Appropriation of art is a matter of aesthetics and the transformation of pre-existing work. The question of appropriation has become a central facet of the legal battle over Andy Warhol’s “Prince Series” in The Andy Warhol Foundation For The Visual Arts, Inc. v. Goldsmith et al.
In 1984, Vanity Fair was granted one-time use of Lynn Goldsmith’s black and white photograph of Prince for an artist illustration. The artist, Andy Warhol, also created 15 other portraits of Prince based on the photograph. The Andy Warhol Foundation later sold one of those illustrations to Conde Nast in 2016 for US$ 10,000 (approximately GBP 7, 260) to serve as a magazine cover following Prince’s death. Overall, many of the “Prince Series” works have also been displayed in museums and 12 have been sold for profit.
According to Goldberg, the Vanity Fair use of Warhol’s illustration was copyrighted because it was not covered by the one-time use license. The Andy Warhol Foundation responded by taking the matter to court, arguing that Warhol’s extended use of Goldsmith’s photograph should be protected under the fair use exception. Fair use can be utilised as an exception to copyright standards when those standards enacted to promote artistic creativity actually limit the creativity promoted by such laws. Determining whether an artistic expression is fair use depends on whether the work is transformative of the original inspiration, thus creating something new.
To be protected under fair use, it must be evidently and reasonably perceivable that the artist had a unique vision and entirely new meaning for the work, in addition to any new display or source material. While the artist may transform the visual elements of the work, it is not protected without developing an entirely new and separate message.
In the Warhol case, the Prince series was found fair use by the trial court judge due to its transformative effects giving new meaning to the original photograph. While Goldberg’s photograph depicted Prince’s vulnerability and humanity, Warhol created an image of Prince using bold abnormal colours that, in the words of the judge, portrayed him as an “iconic, larger-than-life figure”. Warhol had utilised Goldberg’s photograph as raw material, creating a work of art with an entirely new inspiration and vision.
However, the Court of Appeals for the Second Circuit came to a different conclusion. On 26 March 2021, the court ruled that Warhol’s use of Goldsmith’s photograph was not transformative enough to be protected under fair use. The difference in ruling between the two courts emphasises the subjectivity of aesthetics. While one judge perceived the meaning and vision of the work as transformative, the second judge had an entirely different take on the work.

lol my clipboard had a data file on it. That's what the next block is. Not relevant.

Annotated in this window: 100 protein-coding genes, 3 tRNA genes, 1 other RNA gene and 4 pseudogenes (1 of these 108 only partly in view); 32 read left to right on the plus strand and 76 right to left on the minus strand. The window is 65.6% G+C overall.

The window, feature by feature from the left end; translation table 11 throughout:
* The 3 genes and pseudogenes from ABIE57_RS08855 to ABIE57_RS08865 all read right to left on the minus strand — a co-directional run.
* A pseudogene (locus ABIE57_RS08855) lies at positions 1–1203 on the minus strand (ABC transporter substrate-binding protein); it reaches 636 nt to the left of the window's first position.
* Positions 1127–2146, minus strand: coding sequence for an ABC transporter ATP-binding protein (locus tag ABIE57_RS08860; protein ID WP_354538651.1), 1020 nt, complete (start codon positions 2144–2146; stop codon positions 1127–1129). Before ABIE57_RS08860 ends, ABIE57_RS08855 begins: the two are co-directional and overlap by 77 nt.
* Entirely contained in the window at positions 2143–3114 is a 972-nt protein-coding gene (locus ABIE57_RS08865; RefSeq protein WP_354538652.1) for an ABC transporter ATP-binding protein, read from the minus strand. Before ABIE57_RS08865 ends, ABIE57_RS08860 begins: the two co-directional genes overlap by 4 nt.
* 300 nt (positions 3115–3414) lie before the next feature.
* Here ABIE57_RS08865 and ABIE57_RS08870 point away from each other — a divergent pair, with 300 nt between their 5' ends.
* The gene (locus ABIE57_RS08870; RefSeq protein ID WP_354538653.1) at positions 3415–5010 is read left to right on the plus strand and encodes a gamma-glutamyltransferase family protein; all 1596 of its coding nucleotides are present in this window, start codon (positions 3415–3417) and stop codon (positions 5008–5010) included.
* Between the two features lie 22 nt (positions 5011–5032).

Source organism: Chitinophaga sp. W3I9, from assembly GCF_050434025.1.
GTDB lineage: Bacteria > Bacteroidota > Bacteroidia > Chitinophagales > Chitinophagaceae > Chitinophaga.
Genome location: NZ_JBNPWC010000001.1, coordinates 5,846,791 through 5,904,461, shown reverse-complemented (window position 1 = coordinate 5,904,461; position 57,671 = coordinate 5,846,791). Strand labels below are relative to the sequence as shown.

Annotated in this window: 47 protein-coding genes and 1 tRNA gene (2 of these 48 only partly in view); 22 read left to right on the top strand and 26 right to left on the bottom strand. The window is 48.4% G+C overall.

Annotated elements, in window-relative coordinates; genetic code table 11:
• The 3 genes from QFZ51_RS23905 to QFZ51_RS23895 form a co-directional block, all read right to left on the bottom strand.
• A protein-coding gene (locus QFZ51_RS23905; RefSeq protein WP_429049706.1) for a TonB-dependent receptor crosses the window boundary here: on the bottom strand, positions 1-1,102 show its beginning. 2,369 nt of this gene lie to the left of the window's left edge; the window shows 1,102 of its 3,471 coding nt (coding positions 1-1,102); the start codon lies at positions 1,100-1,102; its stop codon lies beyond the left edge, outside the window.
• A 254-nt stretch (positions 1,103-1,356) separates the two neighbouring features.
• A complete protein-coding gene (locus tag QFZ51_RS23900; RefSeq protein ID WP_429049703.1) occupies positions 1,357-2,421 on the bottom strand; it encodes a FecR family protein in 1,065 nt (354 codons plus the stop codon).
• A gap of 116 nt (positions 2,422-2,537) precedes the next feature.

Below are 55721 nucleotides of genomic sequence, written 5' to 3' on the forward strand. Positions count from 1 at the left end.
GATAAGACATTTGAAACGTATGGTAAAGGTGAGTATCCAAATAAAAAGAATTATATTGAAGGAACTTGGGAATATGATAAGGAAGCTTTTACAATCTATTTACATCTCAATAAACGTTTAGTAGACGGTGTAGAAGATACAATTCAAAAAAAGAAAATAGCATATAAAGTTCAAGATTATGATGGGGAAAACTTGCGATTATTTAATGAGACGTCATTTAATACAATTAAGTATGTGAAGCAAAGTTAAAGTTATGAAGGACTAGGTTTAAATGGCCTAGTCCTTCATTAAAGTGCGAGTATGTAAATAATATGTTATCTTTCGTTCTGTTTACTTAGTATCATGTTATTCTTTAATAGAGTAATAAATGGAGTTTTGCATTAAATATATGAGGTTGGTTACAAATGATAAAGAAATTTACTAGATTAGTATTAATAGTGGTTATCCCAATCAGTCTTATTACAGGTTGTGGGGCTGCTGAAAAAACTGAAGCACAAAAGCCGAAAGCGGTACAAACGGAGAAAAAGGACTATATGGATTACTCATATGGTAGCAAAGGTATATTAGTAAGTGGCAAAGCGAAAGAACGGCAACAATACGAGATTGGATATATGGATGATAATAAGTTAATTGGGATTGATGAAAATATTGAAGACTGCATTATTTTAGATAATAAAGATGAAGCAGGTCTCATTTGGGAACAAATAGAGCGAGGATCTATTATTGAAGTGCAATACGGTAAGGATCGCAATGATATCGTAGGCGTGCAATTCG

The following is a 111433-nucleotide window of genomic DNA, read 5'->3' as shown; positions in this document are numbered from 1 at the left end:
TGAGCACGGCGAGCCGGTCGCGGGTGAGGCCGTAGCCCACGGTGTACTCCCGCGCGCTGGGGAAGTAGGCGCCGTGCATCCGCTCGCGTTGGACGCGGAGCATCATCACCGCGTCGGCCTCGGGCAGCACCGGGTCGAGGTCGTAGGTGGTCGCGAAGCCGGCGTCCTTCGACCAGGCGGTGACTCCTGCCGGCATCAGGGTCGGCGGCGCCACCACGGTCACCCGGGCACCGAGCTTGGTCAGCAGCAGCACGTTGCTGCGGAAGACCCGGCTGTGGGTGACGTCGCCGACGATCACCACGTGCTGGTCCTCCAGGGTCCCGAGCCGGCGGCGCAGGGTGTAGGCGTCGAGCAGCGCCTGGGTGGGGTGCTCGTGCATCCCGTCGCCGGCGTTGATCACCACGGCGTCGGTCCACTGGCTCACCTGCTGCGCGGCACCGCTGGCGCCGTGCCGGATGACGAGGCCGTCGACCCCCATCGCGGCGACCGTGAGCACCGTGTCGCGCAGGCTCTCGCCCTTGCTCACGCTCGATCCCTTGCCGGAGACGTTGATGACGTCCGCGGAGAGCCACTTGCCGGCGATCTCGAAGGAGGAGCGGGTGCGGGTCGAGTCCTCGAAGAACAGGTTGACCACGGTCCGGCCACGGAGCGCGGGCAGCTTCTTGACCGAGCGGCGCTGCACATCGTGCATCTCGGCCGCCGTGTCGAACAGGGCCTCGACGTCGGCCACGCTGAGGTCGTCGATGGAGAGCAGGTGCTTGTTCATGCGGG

A United States Supreme Court case, Google LLC v. Oracle America, INC., can be compared to the Warhol case as an example of the nuances of the notion of transformativeness. In April 2021, the Supreme Court emphasised the significance of transformativeness by ruling that Google’s unsanctioned use of Oracle’s 11,500 lines of code from its Java SE program was fair use in creating a new and original operating system.
While the Supreme Court ruled here that Google’s use of Oracle’s code created a new functionality and was therefore transformative, the Second Circuit in the Warhol case faced a much more difficult determination. Fair use in terms of Warhol’s Orange Prince is a case of aesthetics where the artistic purpose and message are just as important as the source material.
The Second Court utilised another art case as an example of fair use through its mention of the case of Jeff Koons’ 2000 painting Niagara. The artist was sued in 2003 for his use of Andrea Blanc’s photograph Silk Sandals by Gucci. Koons repositioned the legs and feet in the image and placed them with three other sets of legs in front of a landscape adorned with pastries. Koons won his case, and the court decided that his use of Blanc’s photograph was transformative in that he utilised it to form a distinctive review on contemporary culture.
Similar to the case of Google v Oracle, it was easy to determine the transformation within Koons’ work. As a collage, Koon used Blanc’s photograph as a building block of inspiration within an intricately unique work of his own. Google’s use of Oracle’s code was also easy to decipher as it took countable lines of code and incorporated them within a numerably larger design. However, Warhol’s work is not a collage but draws upon a single source. It is more difficult to determine whether a work is transformative if it does not draw upon multiple sources but instead alters the elements of a single work.
Ultimately, one must question the validity of courts in deciding transformation within art cases. While it is easy to determine transformation through adding new sources and materials, like in the Google and Koons cases, the Warhol case is arguably one of aesthetics. True transformation of a work cannot always be determined based on its additive nature. As a question of aesthetics, the partiality of any court is an intricacy that is likely to affect the ruling within various art law cases.